An ethics question for volunteers.

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Any volunteer to Cambodia goes in with their eyes wide open, I hope. Our radar is on and we’re monitoring what we see and hear in order to answer two questions.

  1. Am I doing the right thing here? Am I making a positive or a negative impact?
  2. Is the program I’m involved in a good one: is it making good use of its human and capital resources?

As a part time co-ordinator of volunteers to Savong’s project I get to hear feedback from visitors, though never as much as I’d hope. Many volunteers move on and their busy lives consume them. However most feedback is very positive and the number of referrals from one volunteer to others is testimony to how those two questions are being answered.

However I do hear criticisms as well and they are a reminder to me of how every conversation, everything we hear and everything we witness goes into our evidence gathering in order to ask those two questions. I pass on criticisms to Savong in order that any issues might be dealt with.

When criticism is negative and somebody’s had a less than stellar experience the feedback also comes framed with other criticisms. For example once a volunteer told me: “did you see Savong’s watch? Is this where the donations go?”  (Yes, I’ve seen the watch – a mid-priced Olympic – because I bought it for him as a gift of friendship. He calls it an “old man’s watch.” Another kind group bought him a practical G-Shock watch,) Others have said: “Have you seen what he drives? It’s a Lexus 4WD – is this where the donations go?”

The green Nissan Tundra semi-pick-up. Sometimes he drives his father’s second-hand Lexus. In Cambodia the nation is crawling with highly paid officials and NGO heads driving around in shiny new Lexus vehicles. I suspect that these were donated by Japan en-masse, as part of an aid program that also sorted out Toyota’s vehicle surplus. I might be wrong. But they’ve become a symbol of misdirected funds. Administrators who drive up to a village, measure the poverty and then drive away in air-conditioned comfort. You can imagine.

But when I asked Savong about the vehicle he was quite curt with me.  He asked me if I felt he needed a vehicle to do his job which involves daily commutes 14kms each way between Siem Reap and the school. “Yes,” I replied.

“So why do you mind that I drive a Nissan.”

“I guess it’s the look,” I said. “It looks like the school money goes towards your vehicle.”

“The money came from my work as a tour guide. It came from the business I run to earn an income. So why do people judge me? Do they want me to drive an even older car? Would they be happier if I walked?”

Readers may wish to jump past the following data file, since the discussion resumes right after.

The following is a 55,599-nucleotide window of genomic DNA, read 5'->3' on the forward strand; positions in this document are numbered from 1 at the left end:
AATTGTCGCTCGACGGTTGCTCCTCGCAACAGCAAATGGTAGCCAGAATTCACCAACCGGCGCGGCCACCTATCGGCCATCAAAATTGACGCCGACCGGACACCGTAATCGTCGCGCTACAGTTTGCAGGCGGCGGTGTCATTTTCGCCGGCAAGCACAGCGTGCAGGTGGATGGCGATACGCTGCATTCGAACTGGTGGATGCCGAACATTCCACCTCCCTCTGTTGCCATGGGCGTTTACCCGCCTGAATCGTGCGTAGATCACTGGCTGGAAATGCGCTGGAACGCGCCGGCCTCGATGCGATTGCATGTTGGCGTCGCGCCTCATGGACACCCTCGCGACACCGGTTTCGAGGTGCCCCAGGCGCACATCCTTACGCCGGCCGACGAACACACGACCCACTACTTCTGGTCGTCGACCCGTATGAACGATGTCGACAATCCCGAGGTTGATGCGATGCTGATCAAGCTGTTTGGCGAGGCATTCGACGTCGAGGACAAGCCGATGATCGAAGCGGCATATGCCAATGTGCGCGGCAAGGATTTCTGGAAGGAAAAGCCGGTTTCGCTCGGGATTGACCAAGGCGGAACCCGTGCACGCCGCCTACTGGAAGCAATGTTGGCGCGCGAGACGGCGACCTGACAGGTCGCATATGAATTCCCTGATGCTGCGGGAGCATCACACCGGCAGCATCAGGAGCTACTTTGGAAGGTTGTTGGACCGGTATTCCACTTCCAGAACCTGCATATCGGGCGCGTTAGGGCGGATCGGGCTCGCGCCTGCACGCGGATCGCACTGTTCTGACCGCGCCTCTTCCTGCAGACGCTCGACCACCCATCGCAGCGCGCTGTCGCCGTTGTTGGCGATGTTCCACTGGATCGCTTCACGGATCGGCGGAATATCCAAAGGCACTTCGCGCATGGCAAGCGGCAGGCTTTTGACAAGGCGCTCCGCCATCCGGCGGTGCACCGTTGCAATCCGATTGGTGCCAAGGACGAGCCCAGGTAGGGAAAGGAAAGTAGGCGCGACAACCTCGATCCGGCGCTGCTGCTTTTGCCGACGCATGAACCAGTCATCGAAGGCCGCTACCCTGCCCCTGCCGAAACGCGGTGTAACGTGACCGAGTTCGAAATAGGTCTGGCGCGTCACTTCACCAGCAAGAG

I think he has a point. Westerners are happy to volunteer, but we seem much happier – much less judgmental – if what we witness is poverty. Poor students without pens even, and without paper.  Barefoot teachers who do the best with what little they have.

Yet the moment we build-up the resources, and equip the local people (which is surely what we’re trying to do) we become much more judgmental. Schools, have come a long way from being without stationery. They have computers, and broadband. Savong’s School was given, very generously, a video projector.  So these thing… or the watch?  We don’t mind progress but THIS much progress?? We’d be happier, it seems, if the school was poorer, or the watch was a nasty throw-away: one that – to be honest – we’d not want to wear ourselves.

I think we tread a fine line when we ask ourselves whether programs are making good and fair use of human resources and capital in order to do the job they’re designed to do.  The question is a perfectly fair one, and it needs constant asking.  But we have to be careful that we apply consistent yardsticks when we assess the evidence. If a program director needs a car, then for goodness sakes, equip him or her with a car that goes. A second-hand 4WD shouldn’t get us steamed up. (A stretch Hummer, well that would be another question.) We shouldn’t wish for two standards: a standard we apply to programs in our own countries, versus a “lower” standard in Cambodia.  And we shouldn’t assume that what we see – the watches or vehicles – come out the mouths of the hungry. In this case they haven’t. We need to be vigilant, for sure, but not too quick to judge.

More on volunteering.

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